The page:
A group of north and south suburban residents have launched a petition asking the state legislature to carve Charlotte-Mecklenburg Schools into three districts: North, south and central.
The group calling itself SPARK Educational Performances unveiled the plan at a Tuesday night meeting of frustrated south suburbanites that drew about 30 people to talk about schools and other issues. Tom Davis, a Huntersville resident who has served on several education advisory boards and is now running for the state House, made the pitch.
"Everybody's got burning issues with CMS," he said. He was joined by Christine Mast, a CMS parent from Huntersville who has been vocal about CMS issues recently, and Scott Babbidge, a self-described "south Mecklenburg troublemaker" who, like Davis, filed to run for school board last year but later withdrew.
The night before, more than 100 people came to the Matthews Town Hall to meet newly appointed District 6 school board member Amelia Stinson-Wesley. Many of them voiced a sense that suburban schools are being shortchanged in a system that spends more on high-poverty center city schools, those who attended say.
Seven years ago, suburban frustrations led to "split the district" rallies that drew hundreds. A specific proposal never emerged, though, and the state legislature showed no interest in breaking up CMS.
It remains to be seen whether the latest effort will spark the same emotional energy, let alone gain practical traction. (As of 2:30 p.m., this post had about 2,000 page views and 58 people had signed the petition, so it appears there's more interest than buy-in at this stage.) But Davis said the Republican-dominated legislature will be more receptive to a pitch based on cost savings and local buy-in.
The petition calls for the north district to encompass Huntersville, Cornelius, Davidson and the Mountain Island community. The south district would stretch from Steele Creek in the southwest to Mint Hill in the southeast, covering territory south of I-485. Central would cover the territory inside 485 -- a swath that includes the district's highest-poverty schools, where CMS spends far more per pupil than it does in large suburban schools.
Tim Timmerman, organizer of the South Mecklenburg Alliance of Responsible Taxpayers (SMART), showed off the group's logo, a taxpayer shoveling money down "a black hole called center city." Davis agreed suburban taxpayers pump too much into urban schools, but noted that "the big buildings uptown" also provide a healthy chunk of the Mecklenburg County tax base.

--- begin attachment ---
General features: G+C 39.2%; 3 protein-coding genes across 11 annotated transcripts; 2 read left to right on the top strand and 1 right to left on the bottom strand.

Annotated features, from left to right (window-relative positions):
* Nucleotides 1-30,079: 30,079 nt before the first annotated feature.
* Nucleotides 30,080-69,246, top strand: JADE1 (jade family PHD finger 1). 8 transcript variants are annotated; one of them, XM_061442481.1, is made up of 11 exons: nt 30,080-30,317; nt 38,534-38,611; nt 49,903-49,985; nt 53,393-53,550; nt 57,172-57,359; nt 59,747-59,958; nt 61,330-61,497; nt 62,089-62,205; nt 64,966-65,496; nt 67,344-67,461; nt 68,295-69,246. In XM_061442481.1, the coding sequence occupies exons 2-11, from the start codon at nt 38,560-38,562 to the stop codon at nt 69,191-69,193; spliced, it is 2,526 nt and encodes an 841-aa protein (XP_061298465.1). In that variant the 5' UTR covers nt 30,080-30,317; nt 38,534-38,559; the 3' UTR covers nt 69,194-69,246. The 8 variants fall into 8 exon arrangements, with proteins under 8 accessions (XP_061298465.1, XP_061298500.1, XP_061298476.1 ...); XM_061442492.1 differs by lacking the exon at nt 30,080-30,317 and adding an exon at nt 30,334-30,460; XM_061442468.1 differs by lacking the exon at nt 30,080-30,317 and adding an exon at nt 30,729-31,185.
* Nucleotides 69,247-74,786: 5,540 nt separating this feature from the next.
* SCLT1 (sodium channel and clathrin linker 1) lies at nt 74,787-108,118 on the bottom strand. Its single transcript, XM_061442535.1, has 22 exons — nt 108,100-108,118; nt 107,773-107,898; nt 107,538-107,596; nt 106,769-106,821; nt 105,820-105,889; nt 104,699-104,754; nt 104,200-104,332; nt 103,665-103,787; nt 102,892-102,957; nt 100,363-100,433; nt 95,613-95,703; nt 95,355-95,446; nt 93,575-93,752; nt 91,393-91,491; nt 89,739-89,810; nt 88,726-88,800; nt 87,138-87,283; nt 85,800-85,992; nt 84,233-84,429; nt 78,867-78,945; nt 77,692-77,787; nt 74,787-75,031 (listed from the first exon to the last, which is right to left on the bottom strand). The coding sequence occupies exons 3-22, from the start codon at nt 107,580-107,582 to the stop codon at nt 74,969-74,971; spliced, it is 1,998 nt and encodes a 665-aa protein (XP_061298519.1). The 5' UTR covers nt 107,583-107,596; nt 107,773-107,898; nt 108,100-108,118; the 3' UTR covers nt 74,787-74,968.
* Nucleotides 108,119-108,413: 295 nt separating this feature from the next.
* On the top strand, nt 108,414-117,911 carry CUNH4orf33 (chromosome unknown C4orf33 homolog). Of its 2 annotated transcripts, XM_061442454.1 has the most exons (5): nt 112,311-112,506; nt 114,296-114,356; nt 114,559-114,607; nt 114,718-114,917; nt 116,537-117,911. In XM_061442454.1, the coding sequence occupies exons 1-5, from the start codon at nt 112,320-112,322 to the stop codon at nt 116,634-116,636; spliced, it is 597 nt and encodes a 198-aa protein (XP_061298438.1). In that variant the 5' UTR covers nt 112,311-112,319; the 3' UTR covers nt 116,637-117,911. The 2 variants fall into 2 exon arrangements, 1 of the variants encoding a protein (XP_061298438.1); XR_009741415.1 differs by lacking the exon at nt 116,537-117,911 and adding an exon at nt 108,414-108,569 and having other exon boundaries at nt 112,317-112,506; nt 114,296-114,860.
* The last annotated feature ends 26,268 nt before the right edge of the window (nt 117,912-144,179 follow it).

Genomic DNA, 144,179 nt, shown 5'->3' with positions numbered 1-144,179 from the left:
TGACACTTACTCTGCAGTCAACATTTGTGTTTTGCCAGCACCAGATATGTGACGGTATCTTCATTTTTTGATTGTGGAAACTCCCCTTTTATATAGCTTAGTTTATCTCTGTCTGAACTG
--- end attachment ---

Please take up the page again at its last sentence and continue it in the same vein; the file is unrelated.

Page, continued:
Davis also referred to the question of "diversity, the NAACP, all the other stuff," and noted that most of the 32 percent of CMS students who are white are concentrated in the north and south suburbs. A white Ballantyne resident, who declined to give her name afterward, talked about "people being bused all over freakin' creation," and said black students are crowding into suburban schools in hopes of getting a better education while white families flee to private schools "because they don't like the intrusion of gangs and drugs that's coming out of these other areas."
But both said afterward race isn't motivating the talk of suburban districts. Davis said the county's six townships deserve the chance to take charge of their schools and have their neighbors make decisions about taxation. The Ballantyne woman, who said she has no children, said it's about protecting neighborhood schools where parent involvement is stronger. "It's got nothing to do with race. It's all down to parents," she said. And if lower-income parents can't get as involved, that's not her problem: "I'm not paying to raise your kids."